The Finger

I got the finger from an 80 year old woman on my way to work this morning. No… not the finger you’re thinking of. This was worse. It was the angry, jabbing, pointing index finger instead. You know… the scolding you’re-being-a-bad-girl-and-you’d-better-behave-or-else-you’re-really-gonna-get-it finger that your mother gave you if you were taunting your sister while she cried or you so much as glanced at the cookie jar 30 minutes before dinner. The one that apparently STILL has the power to reduce an independent, 36 year old woman to a puddle of shame.

I guess she was cranky because … OK … maybe almost sort of pulled out in front of her this morning when turning off my road and heading to work. I wasn’t actually going to pull out in front of her. Of course I was going to stop. Or at the very least pause. Due to the disparity between parking spots and automobiles in my neighborhood, many people are forced to park on the side of the road, leaving a driver no other choice than to pull a little further out into the road in order to see around said vehicular visual obstructions. This is allI was doing—checking for traffic in the middle of the road—in order to proceed safely and merrily on my way.

And she freaked. And the finger came flying out with great gusto! At first I was shocked by the overt aggression in her appalling gesture… then a fraction of a second later extremelytempted to give her the index finger right back. But then I thought better of it, given that I most likely reside within a 2-block radius of this woman. If the saying goes that you should keep your friends close and your enemies closer, then I would venture to go one step further and say that you ought to keep your neighbors right under your nose… and remain squarely in their good graces.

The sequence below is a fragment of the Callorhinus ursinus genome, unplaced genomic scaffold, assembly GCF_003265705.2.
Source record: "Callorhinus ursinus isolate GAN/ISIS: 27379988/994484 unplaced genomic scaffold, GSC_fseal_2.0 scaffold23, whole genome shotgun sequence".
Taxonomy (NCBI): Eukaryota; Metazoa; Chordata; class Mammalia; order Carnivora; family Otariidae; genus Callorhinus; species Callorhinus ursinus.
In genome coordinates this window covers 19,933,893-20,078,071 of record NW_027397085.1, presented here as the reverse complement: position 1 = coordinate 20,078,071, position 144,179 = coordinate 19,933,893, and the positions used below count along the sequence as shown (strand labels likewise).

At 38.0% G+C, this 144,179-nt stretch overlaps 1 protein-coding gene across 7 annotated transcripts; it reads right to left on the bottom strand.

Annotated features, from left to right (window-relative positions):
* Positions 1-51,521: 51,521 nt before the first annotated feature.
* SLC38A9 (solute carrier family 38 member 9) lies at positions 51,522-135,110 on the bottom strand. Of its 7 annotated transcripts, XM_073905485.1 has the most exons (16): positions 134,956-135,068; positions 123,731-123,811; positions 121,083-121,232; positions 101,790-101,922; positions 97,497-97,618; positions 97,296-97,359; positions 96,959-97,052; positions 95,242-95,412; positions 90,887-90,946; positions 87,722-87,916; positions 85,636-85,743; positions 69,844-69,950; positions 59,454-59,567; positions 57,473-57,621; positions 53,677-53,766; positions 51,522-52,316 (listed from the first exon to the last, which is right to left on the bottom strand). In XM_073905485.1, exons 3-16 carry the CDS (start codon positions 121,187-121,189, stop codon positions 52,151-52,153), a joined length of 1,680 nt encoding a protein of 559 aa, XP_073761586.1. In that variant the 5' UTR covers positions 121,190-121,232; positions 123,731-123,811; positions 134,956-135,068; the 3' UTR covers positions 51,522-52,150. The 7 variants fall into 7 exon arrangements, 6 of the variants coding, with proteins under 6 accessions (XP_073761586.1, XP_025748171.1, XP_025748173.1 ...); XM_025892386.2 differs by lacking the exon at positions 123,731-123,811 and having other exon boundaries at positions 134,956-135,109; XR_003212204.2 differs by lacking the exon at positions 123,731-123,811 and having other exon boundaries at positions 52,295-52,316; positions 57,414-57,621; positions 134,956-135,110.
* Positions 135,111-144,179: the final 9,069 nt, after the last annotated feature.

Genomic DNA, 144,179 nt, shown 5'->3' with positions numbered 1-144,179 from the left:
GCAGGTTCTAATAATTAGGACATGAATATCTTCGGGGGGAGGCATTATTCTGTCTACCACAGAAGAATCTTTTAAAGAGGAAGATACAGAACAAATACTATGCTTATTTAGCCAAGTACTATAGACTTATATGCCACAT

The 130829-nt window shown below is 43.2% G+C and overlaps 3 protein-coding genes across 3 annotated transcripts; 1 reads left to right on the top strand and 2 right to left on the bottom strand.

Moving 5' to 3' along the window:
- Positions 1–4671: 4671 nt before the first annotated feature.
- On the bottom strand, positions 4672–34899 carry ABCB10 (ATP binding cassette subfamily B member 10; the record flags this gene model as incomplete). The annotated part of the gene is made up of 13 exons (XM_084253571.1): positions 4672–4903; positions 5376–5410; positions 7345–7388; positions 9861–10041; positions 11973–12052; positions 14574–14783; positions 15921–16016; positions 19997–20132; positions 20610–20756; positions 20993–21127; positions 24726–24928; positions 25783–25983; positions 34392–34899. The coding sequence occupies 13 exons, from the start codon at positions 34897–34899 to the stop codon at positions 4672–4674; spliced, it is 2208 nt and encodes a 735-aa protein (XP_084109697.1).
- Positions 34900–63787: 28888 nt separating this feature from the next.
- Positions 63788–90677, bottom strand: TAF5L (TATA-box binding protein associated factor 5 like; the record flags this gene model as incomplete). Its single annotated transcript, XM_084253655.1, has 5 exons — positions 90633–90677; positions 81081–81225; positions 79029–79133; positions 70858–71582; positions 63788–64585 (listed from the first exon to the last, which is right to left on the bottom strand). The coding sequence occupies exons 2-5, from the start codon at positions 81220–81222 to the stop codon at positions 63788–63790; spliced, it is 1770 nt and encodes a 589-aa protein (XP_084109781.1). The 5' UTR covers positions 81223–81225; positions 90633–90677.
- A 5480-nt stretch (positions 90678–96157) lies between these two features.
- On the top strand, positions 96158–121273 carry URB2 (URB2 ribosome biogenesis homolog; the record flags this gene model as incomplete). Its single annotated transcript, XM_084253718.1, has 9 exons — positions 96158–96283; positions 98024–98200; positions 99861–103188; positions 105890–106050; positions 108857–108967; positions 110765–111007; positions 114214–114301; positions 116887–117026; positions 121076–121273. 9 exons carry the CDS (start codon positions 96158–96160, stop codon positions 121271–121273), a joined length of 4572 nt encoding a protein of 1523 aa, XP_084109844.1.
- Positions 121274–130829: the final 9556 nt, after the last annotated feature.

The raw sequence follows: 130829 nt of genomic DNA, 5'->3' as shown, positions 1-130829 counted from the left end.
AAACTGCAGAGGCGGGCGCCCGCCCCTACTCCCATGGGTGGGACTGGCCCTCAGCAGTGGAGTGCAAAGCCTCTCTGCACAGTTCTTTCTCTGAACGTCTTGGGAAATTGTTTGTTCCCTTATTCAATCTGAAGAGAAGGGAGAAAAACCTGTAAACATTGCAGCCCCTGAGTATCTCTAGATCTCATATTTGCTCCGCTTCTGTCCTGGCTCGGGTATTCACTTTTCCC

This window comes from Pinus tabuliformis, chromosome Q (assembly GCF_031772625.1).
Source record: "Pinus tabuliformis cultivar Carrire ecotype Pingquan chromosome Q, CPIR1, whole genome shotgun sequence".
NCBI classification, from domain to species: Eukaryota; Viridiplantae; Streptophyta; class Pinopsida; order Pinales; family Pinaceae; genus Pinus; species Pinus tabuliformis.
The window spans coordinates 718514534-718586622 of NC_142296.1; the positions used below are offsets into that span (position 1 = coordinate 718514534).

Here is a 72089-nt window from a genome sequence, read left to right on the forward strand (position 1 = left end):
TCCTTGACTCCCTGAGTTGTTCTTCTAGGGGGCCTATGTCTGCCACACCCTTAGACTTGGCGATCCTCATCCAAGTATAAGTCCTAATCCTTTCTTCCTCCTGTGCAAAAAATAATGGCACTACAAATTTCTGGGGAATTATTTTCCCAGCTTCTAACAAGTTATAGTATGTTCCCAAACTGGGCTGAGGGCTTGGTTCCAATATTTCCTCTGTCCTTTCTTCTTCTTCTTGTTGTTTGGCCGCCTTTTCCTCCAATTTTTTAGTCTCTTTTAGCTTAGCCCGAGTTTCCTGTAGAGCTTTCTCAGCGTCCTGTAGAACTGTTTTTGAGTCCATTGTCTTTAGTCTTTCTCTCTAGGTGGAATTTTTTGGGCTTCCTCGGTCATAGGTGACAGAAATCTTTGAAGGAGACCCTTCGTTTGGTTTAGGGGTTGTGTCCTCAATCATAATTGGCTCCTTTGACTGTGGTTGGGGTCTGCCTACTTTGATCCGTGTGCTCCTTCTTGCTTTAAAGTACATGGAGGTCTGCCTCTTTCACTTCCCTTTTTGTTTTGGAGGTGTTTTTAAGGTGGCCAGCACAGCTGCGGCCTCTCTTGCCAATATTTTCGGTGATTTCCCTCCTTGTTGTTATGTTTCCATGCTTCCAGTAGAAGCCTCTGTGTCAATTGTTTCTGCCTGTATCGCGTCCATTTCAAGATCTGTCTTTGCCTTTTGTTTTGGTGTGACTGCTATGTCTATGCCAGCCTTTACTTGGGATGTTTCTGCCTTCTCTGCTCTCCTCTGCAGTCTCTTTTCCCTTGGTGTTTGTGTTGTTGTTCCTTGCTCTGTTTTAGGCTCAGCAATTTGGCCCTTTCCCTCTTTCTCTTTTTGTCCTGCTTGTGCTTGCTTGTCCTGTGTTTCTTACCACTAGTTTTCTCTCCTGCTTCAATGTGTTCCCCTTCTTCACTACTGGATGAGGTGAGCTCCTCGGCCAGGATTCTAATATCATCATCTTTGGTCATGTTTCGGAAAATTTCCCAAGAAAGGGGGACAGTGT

However… I would also say that this whole unpleasant situation could have been avoided if only she had stayed in her house and off the road until the regular morning commute was over. See, I have this theory. Do you want to hear it? If not, I suggest you stop reading this right now because of course you know I am going to share it.

Here goes: People who are (for lack of better words) retired and unable to drive at least the speed limit should NOT be on the roads between the hours of 7-9 a.m. and 4-6 p.m. I feel this should be a law. From 9 a.m. to 4 p.m. they can have at it. As far as I’m concerned—the roads can belong to them. Here is my reasoning… many of these people aren’t fond of theI’m-in-a-hurry-and-need-to-get-where-I’m-going-NOW-because-my-5-yr-old-had-a-meltdown-this-morning OR the I’m-exhausted-from-cramming-my-non-work-life-into-4-hours-every-evening-so-I-overslept-this-morning-thus-causing-me-to-rush-around-to-get-to-work-on-time dilemmas that 8 to 5 commuters have. In fact, they often perceive the aforementioned rushed drivers to be “annoying” or “threatening” or “dangerous” or “insane” or “scary.” And it is because of this conflict that—when on the road at the same time—things can turn ugly in 0 to 60 seconds.

So to my neighbor and her guilt-wielding, road-raged appendage I say: Either stay off the road or I suggest you holster that finger. Because next time… I might just fire one right back at ya. Have a nice day.